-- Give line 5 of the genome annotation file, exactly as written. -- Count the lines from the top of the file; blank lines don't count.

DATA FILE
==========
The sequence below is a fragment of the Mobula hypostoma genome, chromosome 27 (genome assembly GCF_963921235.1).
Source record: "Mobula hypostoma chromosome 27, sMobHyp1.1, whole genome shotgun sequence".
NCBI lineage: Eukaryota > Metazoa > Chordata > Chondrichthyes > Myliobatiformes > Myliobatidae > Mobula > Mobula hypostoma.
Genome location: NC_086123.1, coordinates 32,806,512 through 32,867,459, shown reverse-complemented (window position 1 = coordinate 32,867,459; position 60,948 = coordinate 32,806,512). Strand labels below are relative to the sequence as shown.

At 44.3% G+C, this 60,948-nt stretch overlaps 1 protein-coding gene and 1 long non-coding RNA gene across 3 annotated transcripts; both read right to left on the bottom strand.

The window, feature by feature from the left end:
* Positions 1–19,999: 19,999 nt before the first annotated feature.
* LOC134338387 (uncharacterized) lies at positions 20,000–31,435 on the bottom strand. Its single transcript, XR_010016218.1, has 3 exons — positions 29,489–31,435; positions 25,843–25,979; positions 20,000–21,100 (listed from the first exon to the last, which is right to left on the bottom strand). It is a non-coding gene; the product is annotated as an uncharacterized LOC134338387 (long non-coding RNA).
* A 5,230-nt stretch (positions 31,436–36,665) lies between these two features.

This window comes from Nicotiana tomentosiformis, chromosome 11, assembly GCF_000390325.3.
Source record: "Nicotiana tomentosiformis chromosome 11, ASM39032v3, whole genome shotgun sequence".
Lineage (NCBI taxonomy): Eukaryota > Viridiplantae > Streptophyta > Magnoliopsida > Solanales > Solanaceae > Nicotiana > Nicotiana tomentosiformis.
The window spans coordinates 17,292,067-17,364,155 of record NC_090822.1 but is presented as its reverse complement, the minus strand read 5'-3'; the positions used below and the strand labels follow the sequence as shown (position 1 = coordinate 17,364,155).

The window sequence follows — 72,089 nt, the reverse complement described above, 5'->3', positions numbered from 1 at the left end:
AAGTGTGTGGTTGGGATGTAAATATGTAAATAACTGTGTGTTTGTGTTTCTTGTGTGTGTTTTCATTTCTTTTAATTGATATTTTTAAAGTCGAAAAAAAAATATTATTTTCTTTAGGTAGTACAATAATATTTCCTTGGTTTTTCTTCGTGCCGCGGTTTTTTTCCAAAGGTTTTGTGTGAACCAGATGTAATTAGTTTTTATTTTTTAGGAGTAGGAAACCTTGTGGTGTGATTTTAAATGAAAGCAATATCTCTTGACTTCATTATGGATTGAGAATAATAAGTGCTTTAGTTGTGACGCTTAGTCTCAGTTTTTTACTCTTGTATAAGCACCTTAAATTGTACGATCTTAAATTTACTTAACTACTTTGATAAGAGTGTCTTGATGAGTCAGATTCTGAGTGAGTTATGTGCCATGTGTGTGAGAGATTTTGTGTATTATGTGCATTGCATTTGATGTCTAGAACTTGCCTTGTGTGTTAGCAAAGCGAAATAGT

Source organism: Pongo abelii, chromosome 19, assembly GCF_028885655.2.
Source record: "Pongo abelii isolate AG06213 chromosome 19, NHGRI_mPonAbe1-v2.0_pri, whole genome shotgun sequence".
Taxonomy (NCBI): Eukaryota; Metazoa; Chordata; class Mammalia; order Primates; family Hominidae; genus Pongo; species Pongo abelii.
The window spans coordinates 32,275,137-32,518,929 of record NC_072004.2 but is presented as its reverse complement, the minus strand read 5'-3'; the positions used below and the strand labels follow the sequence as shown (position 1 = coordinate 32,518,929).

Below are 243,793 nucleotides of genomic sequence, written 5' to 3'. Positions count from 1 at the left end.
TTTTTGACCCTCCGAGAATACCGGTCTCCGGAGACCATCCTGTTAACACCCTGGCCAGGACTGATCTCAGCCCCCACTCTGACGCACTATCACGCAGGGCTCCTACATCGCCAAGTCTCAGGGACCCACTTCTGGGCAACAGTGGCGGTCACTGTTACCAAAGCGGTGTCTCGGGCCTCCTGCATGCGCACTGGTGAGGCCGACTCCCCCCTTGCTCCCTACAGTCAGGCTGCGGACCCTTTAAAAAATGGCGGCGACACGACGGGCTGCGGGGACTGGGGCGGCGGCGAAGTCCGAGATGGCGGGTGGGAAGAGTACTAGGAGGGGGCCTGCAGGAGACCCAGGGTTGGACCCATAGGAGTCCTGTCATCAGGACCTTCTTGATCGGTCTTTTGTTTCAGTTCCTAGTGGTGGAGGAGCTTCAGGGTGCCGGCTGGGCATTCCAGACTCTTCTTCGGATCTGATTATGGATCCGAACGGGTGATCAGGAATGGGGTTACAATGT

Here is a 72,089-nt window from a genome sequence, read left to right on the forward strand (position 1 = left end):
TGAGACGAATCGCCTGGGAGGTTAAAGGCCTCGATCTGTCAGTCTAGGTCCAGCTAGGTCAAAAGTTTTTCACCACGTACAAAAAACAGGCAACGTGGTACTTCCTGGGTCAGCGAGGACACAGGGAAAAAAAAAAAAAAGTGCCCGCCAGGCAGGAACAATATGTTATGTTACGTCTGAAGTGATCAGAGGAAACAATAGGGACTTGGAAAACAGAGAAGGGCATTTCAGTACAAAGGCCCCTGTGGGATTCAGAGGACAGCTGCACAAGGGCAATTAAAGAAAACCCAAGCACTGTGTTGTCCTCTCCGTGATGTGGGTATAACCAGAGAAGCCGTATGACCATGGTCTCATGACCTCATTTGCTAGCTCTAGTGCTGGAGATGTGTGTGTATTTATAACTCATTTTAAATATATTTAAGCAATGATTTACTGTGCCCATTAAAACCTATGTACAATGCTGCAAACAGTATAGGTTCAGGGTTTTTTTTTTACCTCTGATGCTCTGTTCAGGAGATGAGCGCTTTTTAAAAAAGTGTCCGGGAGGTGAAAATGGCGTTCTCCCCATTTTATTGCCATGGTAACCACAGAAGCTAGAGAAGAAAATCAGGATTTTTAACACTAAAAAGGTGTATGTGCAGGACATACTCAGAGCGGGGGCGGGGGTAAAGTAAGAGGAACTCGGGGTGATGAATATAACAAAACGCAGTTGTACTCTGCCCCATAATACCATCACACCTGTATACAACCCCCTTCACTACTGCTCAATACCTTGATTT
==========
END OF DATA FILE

At 44.3% G+C, this 60,948-nt stretch overlaps 1 protein-coding gene and 1 long non-coding RNA gene across 3 annotated transcripts; both read right to left on the bottom strand.